There are so many lessons for us here, and when we think about where we should apply our energy and focus, what ideas we should support and build upon, we need to have intellectual honesty and not fall into the trappings of established power and institutional biases.
Why are we here, working on this project? What’s important about the work, and how does that relate to the technology choices and investments that we make?
It’s an incredibly unique moment in human history — in the past 10 years, we’ve connected almost every human on the planet, we’ve radically expanded access to knowledge and information, we’ve made it possible for commerce and communications to flow in ways that were unimaginable just decades ago.
What was it about the open Internet that helped all of this to grow and flourish? What lessons can we draw from that when we think about the prospects for bitcoin and blockchain technology?
The DNA of the Internet
I like to think of the Internet as having a set of embedded ideals, a kind of intellectual and ultimately technical DNA.
The Internet uses a distributed and decentralized architecture, originally conceived by the Defense Department as a way to provide greater security and no single point of failure in the network. With its commercialization, the Internet is also a permissionless network. Anyone can join by putting a computer on the network that speaks sufficient protocols. You don’t need permission to run a mail server or Web server, you just plug in.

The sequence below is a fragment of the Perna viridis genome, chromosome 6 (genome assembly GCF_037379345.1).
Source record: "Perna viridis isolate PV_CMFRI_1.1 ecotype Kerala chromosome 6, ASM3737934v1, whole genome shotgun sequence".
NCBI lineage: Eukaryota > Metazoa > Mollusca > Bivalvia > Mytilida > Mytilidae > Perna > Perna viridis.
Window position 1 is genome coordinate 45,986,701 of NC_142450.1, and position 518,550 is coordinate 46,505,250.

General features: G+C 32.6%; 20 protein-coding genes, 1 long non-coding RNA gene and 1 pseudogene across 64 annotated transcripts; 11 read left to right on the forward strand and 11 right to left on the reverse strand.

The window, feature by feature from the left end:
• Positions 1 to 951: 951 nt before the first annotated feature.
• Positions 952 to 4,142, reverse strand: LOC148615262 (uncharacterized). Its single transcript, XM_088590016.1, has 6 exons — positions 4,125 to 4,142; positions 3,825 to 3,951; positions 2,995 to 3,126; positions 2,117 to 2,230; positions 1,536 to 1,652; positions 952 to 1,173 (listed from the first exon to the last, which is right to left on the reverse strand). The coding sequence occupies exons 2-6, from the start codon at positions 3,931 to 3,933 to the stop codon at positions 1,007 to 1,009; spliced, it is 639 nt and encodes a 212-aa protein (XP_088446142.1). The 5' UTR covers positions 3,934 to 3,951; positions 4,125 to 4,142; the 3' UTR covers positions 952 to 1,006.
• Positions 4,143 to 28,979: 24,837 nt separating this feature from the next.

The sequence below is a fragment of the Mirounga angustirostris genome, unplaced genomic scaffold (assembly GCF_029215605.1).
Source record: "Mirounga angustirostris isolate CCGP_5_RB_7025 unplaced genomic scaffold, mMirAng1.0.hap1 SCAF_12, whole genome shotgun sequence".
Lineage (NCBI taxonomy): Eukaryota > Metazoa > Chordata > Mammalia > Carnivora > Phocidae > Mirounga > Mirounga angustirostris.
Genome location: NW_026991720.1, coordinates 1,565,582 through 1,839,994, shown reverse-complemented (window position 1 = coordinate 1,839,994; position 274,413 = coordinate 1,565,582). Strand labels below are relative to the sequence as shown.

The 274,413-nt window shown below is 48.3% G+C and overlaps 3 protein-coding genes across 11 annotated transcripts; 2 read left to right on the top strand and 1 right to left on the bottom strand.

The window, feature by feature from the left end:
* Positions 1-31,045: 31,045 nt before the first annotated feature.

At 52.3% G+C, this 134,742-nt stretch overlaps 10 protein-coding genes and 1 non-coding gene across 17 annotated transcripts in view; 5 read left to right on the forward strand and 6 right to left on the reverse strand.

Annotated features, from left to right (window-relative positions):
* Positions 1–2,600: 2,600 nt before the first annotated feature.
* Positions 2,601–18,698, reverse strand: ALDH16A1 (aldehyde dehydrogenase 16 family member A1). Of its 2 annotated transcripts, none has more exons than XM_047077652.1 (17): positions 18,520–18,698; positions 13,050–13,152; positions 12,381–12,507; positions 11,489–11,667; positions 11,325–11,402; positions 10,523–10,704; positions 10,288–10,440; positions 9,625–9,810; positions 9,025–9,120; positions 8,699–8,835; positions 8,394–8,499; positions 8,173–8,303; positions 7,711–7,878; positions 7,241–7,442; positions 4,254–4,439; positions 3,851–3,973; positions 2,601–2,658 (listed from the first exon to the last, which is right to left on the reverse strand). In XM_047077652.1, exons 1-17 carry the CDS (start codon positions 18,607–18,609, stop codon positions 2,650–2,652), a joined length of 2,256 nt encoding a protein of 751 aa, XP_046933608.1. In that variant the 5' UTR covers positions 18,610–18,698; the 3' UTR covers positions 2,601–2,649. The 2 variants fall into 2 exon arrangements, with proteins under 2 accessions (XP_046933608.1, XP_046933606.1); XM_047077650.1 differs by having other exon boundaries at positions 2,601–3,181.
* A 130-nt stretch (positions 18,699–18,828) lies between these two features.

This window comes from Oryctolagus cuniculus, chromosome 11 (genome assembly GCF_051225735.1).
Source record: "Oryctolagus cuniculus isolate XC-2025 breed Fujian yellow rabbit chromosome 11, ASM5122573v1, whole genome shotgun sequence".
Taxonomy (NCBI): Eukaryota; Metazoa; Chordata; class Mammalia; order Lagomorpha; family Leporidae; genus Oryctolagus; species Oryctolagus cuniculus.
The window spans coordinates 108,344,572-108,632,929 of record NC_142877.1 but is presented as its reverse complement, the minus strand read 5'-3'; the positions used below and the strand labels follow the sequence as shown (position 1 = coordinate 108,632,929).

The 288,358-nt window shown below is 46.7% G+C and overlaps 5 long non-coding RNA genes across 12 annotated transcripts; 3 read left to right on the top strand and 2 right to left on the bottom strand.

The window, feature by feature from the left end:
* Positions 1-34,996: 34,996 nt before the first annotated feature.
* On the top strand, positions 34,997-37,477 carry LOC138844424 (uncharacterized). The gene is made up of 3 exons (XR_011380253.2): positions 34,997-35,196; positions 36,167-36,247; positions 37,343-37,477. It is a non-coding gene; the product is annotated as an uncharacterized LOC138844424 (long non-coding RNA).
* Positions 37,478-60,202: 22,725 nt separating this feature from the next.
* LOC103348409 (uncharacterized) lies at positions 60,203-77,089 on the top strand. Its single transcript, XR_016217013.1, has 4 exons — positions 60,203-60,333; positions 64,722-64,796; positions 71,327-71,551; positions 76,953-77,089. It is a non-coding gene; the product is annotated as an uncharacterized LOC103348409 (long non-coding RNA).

The Internet is not truly governed by anyone — no government controls the Internet; no private corporation controls the Internet. If anything, the Internet is governed by open and free intellectual property, by open standard protocols that technical contributors around the world help to shape year in and year out, through standards organizations, hacking and open source software. All of this intellectual property is free for the world, a gift to the global commons. It’s also now the very fabric of our global society and economy.
Encoded in this DNA is also a very deep democratic and liberal ethos focused on freedom of expression, personal privacy and creative freedom; despite attempts to limit this, that ethos still breaths heavily even through the darkest and most controlled parts of the Internet.
Bitcoin itself is an outgrowth of this same DNA: A distributed and decentralized network, based on open standard protocols, open source software, that is permissionless — anyone can join and use the network. But instead of providing protocols for sharing information and communications, bitcoin and the blockchain network are for sharing value in a trustless fashion.
In order to create a transaction settlement network without a central intermediary, there needs to be a way to secure the network from abuse, especially if the network’s purpose is to record ownership in an irrefutable manner. With bitcoin’s protocols, newly created ledger entries themselves act as a token which market participants can earn by conducting work on behalf of the network. And, once issued, those tokens are what allow value to move on the ledger. This ingenious model, leveraging proof of work, has demonstrated tremendous resilience. To date, no one has devised a better scheme to build a global trust and transaction ledger.